THE coalmining industry's use of "permanent casual" mineworkers as a cost-cutting procedure has been dealt another major blow, with labour hire firm WorkPac losing a long-awaited verdict in the full court of the Federal Court that was handed down on Wednesday afternoon.
The case, WorkPac v Rossato, found that "casual" mine worker Robert Rossato was eligible to be paid "annual leave, paid personal/carer's leave paid compassionate leave and payment for public holidays" and that WorkPac could not seek "restitution" because of the money it had supposedly paid him in his hourly rate to compensate for those conditions.
This was because "Mr Rossato seeks payment of the NES (National Employment Standards) entitlements, not payments in lieu," the court said in a summary of the case.
The national president of the Construction, Forestry, Mining and Energy Union, Tony Maher, described it as a "fantastic decision that puts an end to the 'permanent casual' rort that has become a scourge in the coal mining industry and across the workforce".
"It's a decision that passes the pub test on what it means to be a casual and is consistent with community expectations that casual work is irregular and intermittent," Mr Maher said.
Im delighted with this decision. It clearly shows how casuals have been ripped off and treated like second class citizens. Im very pleased that the law is now clear and that my case has made a difference.Paul Skene, mineworker in earlier cases with WorkPac
"Employers must now stop with the nonsense that calling a worker a casual makes them so."
The chief executive of the Australian Industry Group, Innes Willox, said the decision would allow "double dipping" by casuals and he urged the federal government to intervene with "urgent legislative reform".
The case had been viewed as a major test case on casual employment and Mr Willox said that if the judgement stood, the cost to employers on annual leave alone could be between $5.6 billion and $8 billion given that 1.6 million of Australia's 2.6 million casual employees worked on a "regular, ongoing basis".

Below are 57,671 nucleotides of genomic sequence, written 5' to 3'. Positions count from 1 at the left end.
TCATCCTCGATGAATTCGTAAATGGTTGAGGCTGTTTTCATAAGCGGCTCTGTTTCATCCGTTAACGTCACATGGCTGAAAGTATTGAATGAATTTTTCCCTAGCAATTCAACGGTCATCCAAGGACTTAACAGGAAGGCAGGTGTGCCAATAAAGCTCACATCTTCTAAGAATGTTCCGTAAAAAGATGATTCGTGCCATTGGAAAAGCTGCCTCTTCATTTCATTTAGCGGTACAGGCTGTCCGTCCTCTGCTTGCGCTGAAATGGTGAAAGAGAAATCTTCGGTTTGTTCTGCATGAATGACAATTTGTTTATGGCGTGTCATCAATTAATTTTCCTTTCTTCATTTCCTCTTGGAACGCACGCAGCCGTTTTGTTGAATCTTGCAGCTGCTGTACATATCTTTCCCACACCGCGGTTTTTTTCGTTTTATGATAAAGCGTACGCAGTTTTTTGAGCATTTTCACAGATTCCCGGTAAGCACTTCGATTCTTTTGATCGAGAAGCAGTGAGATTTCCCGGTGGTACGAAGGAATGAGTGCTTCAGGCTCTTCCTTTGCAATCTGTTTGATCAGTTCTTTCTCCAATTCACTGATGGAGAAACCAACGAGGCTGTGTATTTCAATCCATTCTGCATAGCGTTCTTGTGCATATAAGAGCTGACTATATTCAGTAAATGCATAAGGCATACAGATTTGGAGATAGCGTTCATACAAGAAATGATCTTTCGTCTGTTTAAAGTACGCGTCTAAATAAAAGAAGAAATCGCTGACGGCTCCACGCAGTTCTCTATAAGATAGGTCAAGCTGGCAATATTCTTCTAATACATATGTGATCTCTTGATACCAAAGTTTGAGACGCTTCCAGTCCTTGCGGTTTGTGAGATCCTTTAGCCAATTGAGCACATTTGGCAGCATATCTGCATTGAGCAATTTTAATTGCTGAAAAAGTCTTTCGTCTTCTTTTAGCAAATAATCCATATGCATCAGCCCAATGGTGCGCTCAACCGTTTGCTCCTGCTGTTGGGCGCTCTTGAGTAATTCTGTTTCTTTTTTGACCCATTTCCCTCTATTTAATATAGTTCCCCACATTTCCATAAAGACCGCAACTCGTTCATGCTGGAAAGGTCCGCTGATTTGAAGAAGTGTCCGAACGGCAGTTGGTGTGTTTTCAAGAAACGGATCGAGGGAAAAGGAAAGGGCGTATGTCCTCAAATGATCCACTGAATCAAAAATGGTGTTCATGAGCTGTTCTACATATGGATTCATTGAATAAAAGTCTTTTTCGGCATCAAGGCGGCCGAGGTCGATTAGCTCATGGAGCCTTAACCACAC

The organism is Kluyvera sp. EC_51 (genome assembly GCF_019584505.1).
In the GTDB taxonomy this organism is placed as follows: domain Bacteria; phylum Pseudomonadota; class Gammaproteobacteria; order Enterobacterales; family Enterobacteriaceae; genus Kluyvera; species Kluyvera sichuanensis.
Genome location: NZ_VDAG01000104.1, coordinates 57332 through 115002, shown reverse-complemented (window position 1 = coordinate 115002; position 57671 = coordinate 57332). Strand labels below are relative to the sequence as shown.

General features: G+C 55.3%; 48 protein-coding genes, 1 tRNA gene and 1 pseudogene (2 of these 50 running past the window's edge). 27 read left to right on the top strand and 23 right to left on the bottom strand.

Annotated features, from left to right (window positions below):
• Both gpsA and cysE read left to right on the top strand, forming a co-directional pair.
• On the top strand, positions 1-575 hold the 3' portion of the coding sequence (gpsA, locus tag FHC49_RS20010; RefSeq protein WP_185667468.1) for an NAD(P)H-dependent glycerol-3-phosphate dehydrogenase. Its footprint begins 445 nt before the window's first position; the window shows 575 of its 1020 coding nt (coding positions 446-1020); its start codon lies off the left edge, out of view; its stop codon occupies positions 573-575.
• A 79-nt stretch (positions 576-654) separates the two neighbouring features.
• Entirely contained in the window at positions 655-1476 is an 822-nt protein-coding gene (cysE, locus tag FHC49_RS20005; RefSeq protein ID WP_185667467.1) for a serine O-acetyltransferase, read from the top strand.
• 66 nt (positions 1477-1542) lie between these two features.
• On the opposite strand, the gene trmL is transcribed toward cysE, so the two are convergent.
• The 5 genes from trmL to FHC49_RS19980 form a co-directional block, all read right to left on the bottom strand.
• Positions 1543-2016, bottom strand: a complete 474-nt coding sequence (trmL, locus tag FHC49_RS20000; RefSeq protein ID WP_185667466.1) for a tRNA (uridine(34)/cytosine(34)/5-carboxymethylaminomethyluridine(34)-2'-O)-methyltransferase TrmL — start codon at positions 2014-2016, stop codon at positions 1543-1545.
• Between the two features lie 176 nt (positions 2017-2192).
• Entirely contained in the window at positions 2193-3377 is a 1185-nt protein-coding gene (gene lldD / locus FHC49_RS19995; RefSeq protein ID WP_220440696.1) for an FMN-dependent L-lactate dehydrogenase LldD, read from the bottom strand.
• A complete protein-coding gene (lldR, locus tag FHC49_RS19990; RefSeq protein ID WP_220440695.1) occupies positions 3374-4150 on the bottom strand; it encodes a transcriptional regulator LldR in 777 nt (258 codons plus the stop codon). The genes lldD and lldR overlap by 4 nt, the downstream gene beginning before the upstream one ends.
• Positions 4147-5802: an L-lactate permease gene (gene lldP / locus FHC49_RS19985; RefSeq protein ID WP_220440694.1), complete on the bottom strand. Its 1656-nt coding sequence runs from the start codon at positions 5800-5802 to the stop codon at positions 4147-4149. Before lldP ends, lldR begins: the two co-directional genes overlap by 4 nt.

"Casuals make up around 20 per cent of the Australian workforce, providing vital flexibility to employers and employees," Mr Willox said.
"The Fair Work Act needs to be urgently amended to define a casual employee in a simple and clear manner to address the uncertainty caused by the Federal Court's Workpac v Skene decision, and now the Workpac v Rossato decision.
"The current laws, as interpreted in these decisions, operate as a major deterrent to the employment of casuals."
In the judgement summary, the court said Workpac V Skene had a "number of unusual features" - one being that it was lodged by WorkPac less than three months after the Federal Court had delivered its verdict in an earlier high-profile case, WorkPac v Skene, which had also gone against WorkPac.
Both Mr Rossato and Paul Skene were so-called "permanent casuals", working in the situation where an estimated 40 per cent of the NSW and Queensland coal mining workforces are regarded as casuals despite having set repeating rosters set in advance for a year.
In this case, the court said Mr Rossato was employed in similar but not identical conditions to Mr Skene, and that WorkPac said Mr Rossato was a casual employee because there was no "firm advance commitment as to the duration of the employee's employment or the days/ hours the employee will work".
"All members of the court have found that, even taking WorkPac's case at its highest, Mr Rossato was not a casual employee for the purposes of the Fair Work Act and for the purposes of the 2012 [WorkPac] enterprise agreement,'' the judges said in their case summary.
"The court has found that the parties had agreed on employment of indefinite duration which was stable, regular and predictable such that the postulated firm advance commitment was evident in each of his six contracts.
"All members of the court have found that WorkPac is not entitled to restitution of the casual loading which it claimed was included in the hourly rate it had paid to Mr Rossato.
"The members of the court have found that there was no relevant mistake, and no failure of consideration such as would support restitutionary relief."
The decision's main findings were summarised as:
"One: In his employment under each of the contracts, Mr Rossato was other than a casual employee for the purposes of the Fair Work Act and not a casual FTM (field team member) under the 2012 EA:
"Two: Mr Rossato is entitled to the entitlements that he claimed under the Fair Work Act and the 2012 EA with respect to paid annual leave, paid personal/carer's leave paid compassionate leave and payment for public holidays; and
"Three: WorkPac is not entitled to either restitution or to 'set off' against its liabilities any of the payments made under the six contracts of employment."
Read full coverage of the verdict and reaction to it in Thursday's Newcastle Herald.
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